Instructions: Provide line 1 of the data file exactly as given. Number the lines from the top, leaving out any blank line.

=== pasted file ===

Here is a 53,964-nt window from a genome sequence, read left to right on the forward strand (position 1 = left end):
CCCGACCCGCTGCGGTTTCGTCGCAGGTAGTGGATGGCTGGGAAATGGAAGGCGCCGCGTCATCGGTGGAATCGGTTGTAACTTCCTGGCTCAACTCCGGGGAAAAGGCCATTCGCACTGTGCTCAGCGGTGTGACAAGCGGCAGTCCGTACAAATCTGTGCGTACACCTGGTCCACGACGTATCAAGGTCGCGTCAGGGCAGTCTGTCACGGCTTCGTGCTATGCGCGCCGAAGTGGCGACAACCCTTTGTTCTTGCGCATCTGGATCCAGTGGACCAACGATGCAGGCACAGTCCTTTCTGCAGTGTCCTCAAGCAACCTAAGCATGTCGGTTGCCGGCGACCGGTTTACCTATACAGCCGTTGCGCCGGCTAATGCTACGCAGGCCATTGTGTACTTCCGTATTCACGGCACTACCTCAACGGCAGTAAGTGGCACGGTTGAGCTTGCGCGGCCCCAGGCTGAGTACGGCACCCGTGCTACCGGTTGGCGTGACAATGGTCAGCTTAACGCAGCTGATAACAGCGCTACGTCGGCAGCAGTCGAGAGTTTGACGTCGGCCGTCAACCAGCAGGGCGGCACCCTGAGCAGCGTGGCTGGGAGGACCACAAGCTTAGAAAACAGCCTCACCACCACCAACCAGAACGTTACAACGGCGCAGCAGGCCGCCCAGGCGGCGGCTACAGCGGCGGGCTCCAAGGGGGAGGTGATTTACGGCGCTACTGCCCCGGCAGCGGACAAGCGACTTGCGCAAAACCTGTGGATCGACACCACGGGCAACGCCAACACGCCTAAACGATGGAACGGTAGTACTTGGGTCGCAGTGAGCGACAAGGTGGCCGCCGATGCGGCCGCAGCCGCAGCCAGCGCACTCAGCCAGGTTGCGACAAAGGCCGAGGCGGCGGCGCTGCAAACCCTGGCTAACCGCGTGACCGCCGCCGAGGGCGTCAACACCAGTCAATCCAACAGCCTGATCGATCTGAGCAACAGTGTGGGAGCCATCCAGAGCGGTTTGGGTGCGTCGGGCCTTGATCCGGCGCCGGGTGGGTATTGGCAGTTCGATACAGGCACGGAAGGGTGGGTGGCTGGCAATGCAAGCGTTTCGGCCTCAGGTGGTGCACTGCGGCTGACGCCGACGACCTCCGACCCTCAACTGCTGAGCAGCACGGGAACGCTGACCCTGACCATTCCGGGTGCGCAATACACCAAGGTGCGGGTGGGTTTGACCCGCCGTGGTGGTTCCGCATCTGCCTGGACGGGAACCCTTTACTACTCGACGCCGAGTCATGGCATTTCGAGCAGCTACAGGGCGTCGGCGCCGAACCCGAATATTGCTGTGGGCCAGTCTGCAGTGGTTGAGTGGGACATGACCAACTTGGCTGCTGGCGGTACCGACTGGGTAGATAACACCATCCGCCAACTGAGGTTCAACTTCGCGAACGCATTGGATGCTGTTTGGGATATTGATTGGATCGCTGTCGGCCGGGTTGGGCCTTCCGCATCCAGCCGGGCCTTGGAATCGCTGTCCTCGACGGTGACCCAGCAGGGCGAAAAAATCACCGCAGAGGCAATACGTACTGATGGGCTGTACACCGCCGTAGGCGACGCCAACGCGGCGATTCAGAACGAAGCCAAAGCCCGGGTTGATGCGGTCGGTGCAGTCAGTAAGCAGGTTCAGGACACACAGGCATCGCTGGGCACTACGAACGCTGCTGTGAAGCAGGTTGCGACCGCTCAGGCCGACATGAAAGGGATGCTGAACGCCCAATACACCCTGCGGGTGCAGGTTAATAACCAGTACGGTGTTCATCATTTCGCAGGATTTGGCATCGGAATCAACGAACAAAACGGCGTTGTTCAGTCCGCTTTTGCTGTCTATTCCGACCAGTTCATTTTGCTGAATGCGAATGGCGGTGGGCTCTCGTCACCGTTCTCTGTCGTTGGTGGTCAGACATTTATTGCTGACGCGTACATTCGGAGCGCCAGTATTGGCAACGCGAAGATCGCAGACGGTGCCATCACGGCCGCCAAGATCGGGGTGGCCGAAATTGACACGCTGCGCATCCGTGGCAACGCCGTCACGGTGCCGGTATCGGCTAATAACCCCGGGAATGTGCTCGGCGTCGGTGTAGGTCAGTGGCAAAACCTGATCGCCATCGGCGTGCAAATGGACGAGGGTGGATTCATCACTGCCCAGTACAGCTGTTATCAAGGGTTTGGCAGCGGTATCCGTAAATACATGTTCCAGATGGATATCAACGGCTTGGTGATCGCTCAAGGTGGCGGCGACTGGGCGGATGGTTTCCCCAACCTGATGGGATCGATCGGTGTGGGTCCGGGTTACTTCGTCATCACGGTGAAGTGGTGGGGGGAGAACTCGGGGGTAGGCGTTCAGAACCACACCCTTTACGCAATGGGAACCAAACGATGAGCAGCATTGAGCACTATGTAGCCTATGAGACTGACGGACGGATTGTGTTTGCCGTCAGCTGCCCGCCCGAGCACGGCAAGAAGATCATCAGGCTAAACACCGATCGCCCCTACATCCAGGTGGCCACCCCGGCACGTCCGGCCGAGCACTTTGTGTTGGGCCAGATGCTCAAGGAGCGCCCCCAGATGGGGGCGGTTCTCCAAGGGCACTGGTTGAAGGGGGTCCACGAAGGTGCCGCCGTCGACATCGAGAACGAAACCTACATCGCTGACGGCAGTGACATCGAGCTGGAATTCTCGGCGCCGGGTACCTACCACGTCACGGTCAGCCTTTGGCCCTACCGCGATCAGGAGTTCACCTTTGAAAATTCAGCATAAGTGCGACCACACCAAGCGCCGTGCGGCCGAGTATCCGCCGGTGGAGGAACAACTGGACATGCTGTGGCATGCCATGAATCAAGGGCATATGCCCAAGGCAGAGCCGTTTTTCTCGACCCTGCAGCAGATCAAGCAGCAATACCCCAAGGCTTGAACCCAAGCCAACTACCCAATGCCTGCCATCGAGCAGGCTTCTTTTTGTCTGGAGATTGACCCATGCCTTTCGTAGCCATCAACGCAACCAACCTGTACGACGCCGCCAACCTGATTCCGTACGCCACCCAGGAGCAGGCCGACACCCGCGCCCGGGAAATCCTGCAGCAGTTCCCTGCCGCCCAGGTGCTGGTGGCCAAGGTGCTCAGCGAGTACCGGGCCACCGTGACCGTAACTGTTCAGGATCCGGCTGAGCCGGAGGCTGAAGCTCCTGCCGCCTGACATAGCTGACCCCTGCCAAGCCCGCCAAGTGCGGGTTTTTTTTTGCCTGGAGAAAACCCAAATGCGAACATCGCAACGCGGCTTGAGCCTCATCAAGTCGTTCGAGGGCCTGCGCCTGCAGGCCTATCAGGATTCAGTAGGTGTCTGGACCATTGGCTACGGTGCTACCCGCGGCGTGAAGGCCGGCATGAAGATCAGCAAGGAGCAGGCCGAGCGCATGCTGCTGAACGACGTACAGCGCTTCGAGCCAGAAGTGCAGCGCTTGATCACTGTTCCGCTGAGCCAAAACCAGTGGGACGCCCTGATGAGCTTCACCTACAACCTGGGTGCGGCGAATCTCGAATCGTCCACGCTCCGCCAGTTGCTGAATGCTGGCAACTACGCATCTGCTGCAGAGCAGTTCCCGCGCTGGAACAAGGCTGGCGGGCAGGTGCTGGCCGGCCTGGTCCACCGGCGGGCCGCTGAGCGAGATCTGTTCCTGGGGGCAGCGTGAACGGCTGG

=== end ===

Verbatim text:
Here is a 53,964-nt window from a genome sequence, read left to right on the forward strand (position 1 = left end):